If you’d have told me as recently as January that I would want to go to Monaco for a Formula 1 race, I wouldn’t have believed you. Thanks for everything, Drive to Survive.
When we learned that the Monaco Grand Prix was slated for the exact dates we would be in the area, I immediately researched how to buy tickets. There was much to learn! Where do we sit? What if it rains? What can we afford? Do we know anyone with a yacht?
Spoiler: We did not know anyone with a yacht.
For our first Grand Prix experience, we opted to go to a practice day instead of the actual race. Part of it was a financial decision (adult tickets were $90 each, kids 15 and younger were free!), but part of it was because we would be in Italy come race day, and we didn’t want to undo plans and rearrange everything.
But first, breakfast. Chuck was our resident boulangerie shopper. He went to the bakery each morning to order quatre croissants.
The train ride to Monaco lasted all of 45 minutes and cost around €8 roundtrip per person. We had already fallen for Antibes, but we were about to crush hard on Monaco.
Our initial and lasting impression of Monaco is that it’s the most beautiful city/country in the world. It’s completely perfect, other than the fact that the majority of the world cannot afford to live there.
The streets are spotless. As in, no garbage remnants, no cigarette butts, no tiny pebbles along the curbs. Everything shines and sparkles.
I imagine we looked like lost children wandering the streets of Monte-Carlo, trying to figure out where we entered for Tribune T, taking in all the glorious sights of team gear and apparel for sale, wondering where all the alleyways and side streets led… Eventually, we found the Fan Zone, where Chuck and the boys raced for Aston Martin Red Bull.
The first practice was at 11 a.m., and we wanted to be seated and ready since our seats were across from the pit lane. That meant we could see everyone (drivers!) walking to their cars.
Serendipitously, our seats were directly in front of the only American-owned team, Haas. We were giddy!
The giant screen in front of the pit lane gave us a view of the entire practice, thankfully! When you’re in the stands, all you see is what’s directly in front of you, and since the cars move so quickly, you can’t blink!
People were camped out in balconies, tree lines, and slopes, wherever they could find a free spot to watch the practice.
I’m sure there are celebrities in there somewhere, unless they are all on yachts. It makes sense that the Cannes Film Festival and Monaco Grand Prix fall during the same few weeks.
After the first practice, we walked around more of Monte-Carlo. Since the city/country is less than one square mile, we can say we literally walked around an entire country in an afternoon.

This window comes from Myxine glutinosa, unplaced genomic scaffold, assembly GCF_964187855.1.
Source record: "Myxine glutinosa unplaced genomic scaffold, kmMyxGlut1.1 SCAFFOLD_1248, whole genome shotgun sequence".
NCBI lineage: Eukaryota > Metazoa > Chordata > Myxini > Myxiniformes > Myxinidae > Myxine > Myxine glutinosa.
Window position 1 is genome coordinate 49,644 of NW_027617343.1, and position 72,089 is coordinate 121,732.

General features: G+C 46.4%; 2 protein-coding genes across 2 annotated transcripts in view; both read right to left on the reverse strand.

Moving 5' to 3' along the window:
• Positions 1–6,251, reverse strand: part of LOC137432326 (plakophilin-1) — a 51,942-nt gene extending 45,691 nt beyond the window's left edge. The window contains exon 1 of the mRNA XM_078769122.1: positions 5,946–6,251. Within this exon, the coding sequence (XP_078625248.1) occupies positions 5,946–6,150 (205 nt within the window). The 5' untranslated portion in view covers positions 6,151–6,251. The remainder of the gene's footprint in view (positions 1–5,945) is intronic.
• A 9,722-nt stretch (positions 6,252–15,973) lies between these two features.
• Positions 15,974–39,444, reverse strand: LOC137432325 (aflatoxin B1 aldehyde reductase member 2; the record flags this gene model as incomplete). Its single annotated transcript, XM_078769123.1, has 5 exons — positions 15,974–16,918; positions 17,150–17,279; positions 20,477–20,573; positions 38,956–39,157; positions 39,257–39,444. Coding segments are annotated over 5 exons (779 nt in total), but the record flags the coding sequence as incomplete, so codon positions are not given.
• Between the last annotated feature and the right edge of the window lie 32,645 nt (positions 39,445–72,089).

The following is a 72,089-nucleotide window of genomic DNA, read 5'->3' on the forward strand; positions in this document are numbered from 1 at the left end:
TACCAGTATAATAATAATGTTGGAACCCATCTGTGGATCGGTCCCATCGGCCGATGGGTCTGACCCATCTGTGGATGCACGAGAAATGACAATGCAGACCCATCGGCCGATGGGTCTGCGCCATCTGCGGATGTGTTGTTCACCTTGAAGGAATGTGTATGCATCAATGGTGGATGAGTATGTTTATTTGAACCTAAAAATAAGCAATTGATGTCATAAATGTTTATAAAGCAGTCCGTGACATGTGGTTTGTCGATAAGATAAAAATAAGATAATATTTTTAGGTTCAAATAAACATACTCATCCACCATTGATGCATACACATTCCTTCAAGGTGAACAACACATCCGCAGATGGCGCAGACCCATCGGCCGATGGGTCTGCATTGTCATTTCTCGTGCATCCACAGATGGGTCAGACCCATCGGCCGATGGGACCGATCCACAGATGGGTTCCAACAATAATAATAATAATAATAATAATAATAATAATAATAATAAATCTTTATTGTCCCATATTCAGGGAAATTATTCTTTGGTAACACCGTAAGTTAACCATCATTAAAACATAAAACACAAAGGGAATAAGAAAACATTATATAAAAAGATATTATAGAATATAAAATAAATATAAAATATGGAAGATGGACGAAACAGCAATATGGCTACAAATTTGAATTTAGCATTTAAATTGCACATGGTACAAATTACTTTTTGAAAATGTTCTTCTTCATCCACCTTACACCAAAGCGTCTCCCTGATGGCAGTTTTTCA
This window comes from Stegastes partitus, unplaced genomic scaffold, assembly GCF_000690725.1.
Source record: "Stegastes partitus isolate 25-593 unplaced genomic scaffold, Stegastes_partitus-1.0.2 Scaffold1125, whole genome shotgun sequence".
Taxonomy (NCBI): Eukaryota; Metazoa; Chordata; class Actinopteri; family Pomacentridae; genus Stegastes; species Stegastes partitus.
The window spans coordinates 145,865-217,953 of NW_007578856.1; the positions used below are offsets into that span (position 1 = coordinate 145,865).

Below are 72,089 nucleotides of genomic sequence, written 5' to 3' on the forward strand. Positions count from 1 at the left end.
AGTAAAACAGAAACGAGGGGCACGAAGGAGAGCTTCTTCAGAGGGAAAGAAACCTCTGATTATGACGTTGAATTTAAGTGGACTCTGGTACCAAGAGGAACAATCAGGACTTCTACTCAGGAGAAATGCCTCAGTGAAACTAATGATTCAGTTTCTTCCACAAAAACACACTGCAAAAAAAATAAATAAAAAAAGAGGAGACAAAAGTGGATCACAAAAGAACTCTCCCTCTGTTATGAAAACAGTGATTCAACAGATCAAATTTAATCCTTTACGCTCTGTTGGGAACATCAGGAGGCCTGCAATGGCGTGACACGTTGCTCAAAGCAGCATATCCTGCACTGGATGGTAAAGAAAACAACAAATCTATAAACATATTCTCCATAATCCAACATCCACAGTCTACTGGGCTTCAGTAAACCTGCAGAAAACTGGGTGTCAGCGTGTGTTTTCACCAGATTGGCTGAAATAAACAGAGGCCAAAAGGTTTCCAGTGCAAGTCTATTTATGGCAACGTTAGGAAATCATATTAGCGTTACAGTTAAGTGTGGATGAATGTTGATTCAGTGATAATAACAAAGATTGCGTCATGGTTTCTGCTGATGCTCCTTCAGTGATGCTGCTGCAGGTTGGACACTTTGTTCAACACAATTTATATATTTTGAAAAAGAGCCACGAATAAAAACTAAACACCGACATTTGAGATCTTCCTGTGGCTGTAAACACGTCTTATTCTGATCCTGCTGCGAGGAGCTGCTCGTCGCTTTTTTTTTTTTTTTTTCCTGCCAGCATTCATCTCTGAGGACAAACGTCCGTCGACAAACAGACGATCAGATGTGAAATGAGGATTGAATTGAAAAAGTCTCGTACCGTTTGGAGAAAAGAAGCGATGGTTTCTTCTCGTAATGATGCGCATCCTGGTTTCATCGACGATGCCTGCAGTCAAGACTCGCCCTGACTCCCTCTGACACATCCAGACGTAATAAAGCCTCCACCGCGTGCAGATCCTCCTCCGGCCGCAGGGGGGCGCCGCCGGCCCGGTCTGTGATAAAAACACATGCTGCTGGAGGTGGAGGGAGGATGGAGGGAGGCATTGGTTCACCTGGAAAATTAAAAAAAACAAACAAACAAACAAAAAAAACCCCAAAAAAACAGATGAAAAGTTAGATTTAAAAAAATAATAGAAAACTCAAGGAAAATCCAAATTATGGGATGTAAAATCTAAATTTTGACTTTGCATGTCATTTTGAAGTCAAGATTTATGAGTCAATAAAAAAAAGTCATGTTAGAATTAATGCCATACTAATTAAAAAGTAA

I dare you to find one piece of litter in Monaco.
I’m going to need a wall of plants, please.
A walk around Monaco means you’re constantly walking up or down a hill. The country is on the side of a mountain, so everything layered and stacked.
On account of the Grand Prix, the casino was closed. It’s a shame since Chuck wanted to gamble a minute and I wanted to enjoy the view from Café de Paris. I guess we’ll just have to go back!
McLarens and Ferraris were everywhere.
There were also tons of landmarks and signage honoring Princess Grace.
Seriously, is this real?
One stressful thing happened while we were in Monaco: We couldn’t get cash out of an ATM, which made me think there was something wrong with our cards. It was also impossible to use the data on my cell phone, so calling our bank wasn’t working. (Monaco has its own WiFi, which visitors have to pay for. I didn’t know this!) Thank goodness we found a Starbucks. I used their WiFi to contact the bank, which assured me all was well on our end. It must have been that the ATM was out of money or there was something faulty with the machine. While I decompressed in Starbucks, worrying that we’d have to make whatever euros we had on hand last the day, Chuck found another ATM that worked. All was well.
We went back to our seats for the second practice at 3 p.m.
When the practice was over, we took one last stroll around Monaco, this time climbing the hill to the castle. The views were outstanding.
Monaco’s flower game was on point!
None of us were prepared to be blown away by Monaco, but we were all in love by the end of the day. Jeremy announced he’s moving to Monaco when he grows up, so I’ll be sure to let everyone know where he lands so you can visit him.
Back in Antibes, we grabbed pizza for dinner – ordering en français, s’il vous plaît – and went back to the apartment to put up our feet. We were sleeping in the next morning for sure.